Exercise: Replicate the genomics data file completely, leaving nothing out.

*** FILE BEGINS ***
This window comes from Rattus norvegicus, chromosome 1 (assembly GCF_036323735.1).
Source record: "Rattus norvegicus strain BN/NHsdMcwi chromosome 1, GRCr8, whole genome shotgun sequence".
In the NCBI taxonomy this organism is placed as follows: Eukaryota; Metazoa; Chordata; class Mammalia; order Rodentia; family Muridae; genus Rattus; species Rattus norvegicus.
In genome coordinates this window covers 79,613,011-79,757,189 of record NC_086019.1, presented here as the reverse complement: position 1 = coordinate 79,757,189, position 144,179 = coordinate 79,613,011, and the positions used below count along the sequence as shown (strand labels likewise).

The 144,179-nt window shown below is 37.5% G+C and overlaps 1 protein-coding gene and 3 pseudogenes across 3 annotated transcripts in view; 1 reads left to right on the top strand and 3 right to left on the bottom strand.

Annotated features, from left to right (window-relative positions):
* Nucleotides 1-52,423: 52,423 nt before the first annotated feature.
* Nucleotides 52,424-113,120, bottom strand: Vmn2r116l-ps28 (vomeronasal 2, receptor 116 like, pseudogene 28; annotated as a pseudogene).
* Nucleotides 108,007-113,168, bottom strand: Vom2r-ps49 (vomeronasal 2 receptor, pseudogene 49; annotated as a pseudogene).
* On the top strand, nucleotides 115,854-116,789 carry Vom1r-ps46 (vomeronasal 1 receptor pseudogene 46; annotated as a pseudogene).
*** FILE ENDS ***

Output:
This window comes from Rattus norvegicus, chromosome 1 (assembly GCF_036323735.1).
Source record: "Rattus norvegicus strain BN/NHsdMcwi chromosome 1, GRCr8, whole genome shotgun sequence".
In the NCBI taxonomy this organism is placed as follows: Eukaryota; Metazoa; Chordata; class Mammalia; order Rodentia; family Muridae; genus Rattus; species Rattus norvegicus.
In genome coordinates this window covers 79,613,011-79,757,189 of record NC_086019.1, presented here as the reverse complement: position 1 = coordinate 79,757,189, position 144,179 = coordinate 79,613,011, and the positions used below count along the sequence as shown (strand labels likewise).

The 144,179-nt window shown below is 37.5% G+C and overlaps 1 protein-coding gene and 3 pseudogenes across 3 annotated transcripts in view; 1 reads left to right on the top strand and 3 right to left on the bottom strand.

Annotated features, from left to right (window-relative positions):
* Nucleotides 1-52,423: 52,423 nt before the first annotated feature.
* Nucleotides 52,424-113,120, bottom strand: Vmn2r116l-ps28 (vomeronasal 2, receptor 116 like, pseudogene 28; annotated as a pseudogene).
* Nucleotides 108,007-113,168, bottom strand: Vom2r-ps49 (vomeronasal 2 receptor, pseudogene 49; annotated as a pseudogene).
* On the top strand, nucleotides 115,854-116,789 carry Vom1r-ps46 (vomeronasal 1 receptor pseudogene 46; annotated as a pseudogene).